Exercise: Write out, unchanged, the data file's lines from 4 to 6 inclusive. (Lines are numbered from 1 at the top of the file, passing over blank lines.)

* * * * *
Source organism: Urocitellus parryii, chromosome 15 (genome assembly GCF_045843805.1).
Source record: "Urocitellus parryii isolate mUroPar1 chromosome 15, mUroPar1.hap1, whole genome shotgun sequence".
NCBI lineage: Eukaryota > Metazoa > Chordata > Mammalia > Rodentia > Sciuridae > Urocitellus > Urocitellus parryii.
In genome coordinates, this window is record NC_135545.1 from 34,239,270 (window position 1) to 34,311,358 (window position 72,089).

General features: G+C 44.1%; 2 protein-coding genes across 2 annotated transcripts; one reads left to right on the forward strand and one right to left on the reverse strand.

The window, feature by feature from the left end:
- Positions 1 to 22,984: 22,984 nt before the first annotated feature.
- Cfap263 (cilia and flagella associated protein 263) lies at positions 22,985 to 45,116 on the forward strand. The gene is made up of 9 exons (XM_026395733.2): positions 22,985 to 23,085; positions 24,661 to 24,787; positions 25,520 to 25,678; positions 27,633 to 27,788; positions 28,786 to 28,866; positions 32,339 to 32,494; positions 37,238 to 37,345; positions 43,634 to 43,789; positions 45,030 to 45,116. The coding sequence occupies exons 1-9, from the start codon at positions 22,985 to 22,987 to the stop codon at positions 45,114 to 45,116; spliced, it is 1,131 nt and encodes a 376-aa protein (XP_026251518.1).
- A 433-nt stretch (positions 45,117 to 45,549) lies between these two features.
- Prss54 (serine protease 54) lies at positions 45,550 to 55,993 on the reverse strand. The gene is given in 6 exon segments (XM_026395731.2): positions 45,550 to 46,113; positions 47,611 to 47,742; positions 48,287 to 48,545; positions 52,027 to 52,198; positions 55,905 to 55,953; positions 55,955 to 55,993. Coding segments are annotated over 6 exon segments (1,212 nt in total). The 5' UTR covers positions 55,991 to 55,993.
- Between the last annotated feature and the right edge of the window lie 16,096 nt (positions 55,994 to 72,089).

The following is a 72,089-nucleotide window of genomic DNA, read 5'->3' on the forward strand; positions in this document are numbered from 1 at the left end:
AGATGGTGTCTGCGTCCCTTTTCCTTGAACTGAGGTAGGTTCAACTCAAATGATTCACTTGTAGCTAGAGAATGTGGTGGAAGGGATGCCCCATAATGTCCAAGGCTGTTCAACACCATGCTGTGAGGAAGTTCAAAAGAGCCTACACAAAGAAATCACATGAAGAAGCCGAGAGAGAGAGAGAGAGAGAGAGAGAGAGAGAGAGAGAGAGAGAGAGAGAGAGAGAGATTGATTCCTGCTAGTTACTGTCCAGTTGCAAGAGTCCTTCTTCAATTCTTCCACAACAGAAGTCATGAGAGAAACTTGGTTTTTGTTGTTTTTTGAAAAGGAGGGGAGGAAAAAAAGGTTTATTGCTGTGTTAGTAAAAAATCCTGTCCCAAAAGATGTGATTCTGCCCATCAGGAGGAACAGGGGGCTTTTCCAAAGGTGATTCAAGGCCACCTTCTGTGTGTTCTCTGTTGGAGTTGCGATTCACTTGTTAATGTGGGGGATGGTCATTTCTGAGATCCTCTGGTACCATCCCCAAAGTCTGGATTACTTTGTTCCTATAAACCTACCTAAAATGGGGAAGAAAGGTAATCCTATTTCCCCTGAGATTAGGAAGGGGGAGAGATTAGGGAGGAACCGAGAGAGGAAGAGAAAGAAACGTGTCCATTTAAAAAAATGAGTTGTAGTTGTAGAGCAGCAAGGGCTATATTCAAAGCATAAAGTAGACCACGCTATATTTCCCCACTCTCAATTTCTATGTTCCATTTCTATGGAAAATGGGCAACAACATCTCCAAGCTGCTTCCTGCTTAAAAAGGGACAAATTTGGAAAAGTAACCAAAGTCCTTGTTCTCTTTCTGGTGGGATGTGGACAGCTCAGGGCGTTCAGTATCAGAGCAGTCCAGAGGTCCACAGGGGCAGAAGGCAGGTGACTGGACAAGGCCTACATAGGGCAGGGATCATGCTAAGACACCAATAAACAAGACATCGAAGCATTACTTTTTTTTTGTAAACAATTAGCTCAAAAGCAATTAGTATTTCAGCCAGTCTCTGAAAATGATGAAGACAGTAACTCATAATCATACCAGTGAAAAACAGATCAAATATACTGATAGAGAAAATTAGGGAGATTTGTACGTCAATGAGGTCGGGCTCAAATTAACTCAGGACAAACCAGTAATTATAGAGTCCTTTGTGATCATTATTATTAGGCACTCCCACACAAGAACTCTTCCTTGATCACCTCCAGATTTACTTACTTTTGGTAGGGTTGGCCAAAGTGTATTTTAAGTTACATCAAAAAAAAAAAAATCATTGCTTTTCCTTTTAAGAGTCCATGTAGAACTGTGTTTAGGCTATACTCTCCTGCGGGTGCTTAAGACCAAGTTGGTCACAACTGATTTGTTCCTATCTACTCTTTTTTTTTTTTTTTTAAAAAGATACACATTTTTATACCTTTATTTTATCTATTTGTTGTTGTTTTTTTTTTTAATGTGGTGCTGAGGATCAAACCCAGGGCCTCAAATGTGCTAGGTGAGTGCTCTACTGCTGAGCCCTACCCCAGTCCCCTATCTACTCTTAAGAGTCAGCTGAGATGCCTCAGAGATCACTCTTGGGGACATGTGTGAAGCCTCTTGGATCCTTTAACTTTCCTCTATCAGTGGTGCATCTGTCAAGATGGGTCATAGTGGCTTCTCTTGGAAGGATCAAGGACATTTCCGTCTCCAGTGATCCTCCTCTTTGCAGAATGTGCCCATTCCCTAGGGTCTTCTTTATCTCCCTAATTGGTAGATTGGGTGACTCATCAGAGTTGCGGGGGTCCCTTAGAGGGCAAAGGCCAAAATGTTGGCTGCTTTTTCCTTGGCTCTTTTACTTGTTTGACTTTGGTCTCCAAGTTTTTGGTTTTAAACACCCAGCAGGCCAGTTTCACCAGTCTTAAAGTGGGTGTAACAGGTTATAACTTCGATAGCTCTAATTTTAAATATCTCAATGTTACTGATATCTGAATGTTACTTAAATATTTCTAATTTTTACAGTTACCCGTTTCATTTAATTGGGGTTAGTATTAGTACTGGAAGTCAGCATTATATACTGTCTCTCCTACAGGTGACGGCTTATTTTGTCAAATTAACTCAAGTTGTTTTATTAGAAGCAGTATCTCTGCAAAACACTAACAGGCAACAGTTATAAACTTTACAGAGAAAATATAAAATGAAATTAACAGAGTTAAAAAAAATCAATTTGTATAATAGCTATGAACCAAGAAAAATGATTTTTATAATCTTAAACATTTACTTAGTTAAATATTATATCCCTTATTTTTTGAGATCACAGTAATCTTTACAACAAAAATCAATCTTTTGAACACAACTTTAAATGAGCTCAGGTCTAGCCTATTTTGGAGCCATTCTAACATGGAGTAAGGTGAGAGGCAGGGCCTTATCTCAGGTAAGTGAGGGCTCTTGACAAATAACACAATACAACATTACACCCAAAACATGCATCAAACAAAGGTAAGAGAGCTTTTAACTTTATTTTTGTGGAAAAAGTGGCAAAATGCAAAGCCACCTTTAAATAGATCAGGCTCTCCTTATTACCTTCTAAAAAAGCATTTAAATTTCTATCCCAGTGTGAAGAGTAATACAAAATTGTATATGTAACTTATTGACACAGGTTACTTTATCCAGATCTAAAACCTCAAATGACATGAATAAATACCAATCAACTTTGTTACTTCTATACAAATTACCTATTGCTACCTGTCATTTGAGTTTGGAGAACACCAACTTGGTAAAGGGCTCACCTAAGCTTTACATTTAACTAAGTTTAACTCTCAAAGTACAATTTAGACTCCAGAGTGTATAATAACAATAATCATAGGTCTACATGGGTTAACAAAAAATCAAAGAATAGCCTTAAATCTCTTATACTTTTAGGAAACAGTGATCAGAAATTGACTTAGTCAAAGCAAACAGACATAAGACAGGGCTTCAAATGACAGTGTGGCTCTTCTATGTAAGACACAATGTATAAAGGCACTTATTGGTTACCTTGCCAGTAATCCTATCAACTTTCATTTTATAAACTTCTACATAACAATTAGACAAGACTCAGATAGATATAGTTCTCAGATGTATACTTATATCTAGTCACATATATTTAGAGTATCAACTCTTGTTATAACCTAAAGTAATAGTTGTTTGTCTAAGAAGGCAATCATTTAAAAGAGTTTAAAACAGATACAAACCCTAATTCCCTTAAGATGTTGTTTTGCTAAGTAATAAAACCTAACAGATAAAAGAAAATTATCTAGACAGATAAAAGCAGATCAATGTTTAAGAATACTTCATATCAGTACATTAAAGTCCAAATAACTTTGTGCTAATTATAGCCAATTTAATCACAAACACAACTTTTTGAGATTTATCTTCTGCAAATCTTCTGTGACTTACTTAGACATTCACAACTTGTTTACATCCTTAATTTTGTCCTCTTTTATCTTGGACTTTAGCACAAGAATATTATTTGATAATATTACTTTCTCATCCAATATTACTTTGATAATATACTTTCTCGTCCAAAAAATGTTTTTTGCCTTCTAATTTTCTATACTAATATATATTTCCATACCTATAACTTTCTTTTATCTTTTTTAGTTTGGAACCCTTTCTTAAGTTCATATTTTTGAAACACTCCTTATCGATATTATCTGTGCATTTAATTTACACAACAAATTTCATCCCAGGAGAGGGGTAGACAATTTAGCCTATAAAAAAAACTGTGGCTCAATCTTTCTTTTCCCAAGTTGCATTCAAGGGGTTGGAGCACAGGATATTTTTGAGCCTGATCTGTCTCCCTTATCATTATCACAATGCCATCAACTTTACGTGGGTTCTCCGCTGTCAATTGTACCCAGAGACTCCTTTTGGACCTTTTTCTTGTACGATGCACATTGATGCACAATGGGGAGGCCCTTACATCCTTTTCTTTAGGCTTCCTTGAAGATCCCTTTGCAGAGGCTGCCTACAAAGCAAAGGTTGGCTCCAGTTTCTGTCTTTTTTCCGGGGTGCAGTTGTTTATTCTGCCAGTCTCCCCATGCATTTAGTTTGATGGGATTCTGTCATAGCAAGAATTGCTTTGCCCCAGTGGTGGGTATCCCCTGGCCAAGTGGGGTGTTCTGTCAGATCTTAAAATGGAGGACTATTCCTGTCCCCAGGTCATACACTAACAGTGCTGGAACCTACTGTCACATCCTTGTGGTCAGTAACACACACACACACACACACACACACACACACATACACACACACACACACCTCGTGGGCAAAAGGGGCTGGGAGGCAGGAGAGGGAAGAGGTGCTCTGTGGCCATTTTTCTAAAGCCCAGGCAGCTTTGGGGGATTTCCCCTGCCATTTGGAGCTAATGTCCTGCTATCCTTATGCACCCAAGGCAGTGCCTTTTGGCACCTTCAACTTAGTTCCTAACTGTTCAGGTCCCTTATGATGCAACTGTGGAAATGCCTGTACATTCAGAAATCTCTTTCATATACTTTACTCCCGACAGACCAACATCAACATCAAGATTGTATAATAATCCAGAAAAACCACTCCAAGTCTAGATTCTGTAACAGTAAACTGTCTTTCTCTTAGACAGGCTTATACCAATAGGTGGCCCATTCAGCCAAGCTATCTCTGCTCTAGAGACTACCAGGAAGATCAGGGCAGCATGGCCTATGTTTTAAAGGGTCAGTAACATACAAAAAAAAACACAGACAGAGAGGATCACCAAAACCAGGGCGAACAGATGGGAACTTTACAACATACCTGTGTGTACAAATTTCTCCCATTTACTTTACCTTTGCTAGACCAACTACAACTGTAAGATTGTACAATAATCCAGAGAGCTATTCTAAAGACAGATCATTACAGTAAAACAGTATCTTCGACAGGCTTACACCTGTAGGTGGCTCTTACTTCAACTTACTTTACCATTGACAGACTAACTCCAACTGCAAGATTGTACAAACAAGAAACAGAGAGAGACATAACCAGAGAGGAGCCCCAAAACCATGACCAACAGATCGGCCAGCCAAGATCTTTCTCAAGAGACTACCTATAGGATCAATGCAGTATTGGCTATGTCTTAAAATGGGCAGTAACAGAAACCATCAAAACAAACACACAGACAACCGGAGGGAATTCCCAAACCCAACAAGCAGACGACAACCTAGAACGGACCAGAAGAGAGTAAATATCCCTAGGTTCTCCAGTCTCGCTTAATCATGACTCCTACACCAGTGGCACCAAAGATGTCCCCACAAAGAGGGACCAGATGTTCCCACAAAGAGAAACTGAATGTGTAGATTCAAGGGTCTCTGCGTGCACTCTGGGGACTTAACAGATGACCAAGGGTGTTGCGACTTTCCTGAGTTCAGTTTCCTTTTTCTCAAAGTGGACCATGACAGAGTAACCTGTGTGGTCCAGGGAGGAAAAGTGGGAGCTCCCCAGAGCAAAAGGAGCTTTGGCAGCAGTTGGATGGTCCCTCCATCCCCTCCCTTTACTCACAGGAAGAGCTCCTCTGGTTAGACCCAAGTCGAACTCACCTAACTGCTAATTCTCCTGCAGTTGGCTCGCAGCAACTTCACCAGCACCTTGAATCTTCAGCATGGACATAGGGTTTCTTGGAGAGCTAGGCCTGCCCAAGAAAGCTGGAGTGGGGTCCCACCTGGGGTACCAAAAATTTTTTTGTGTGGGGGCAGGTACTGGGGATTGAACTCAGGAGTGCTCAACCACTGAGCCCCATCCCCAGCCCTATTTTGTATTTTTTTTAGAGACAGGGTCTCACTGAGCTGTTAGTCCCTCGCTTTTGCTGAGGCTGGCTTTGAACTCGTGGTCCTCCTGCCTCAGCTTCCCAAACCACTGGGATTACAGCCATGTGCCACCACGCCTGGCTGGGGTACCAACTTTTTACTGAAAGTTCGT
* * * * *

In genome coordinates, this window is record NC_135545.1 from 34,239,270 (window position 1) to 34,311,358 (window position 72,089).

General features: G+C 44.1%; 2 protein-coding genes across 2 annotated transcripts; one reads left to right on the forward strand and one right to left on the reverse strand.

The window, feature by feature from the left end: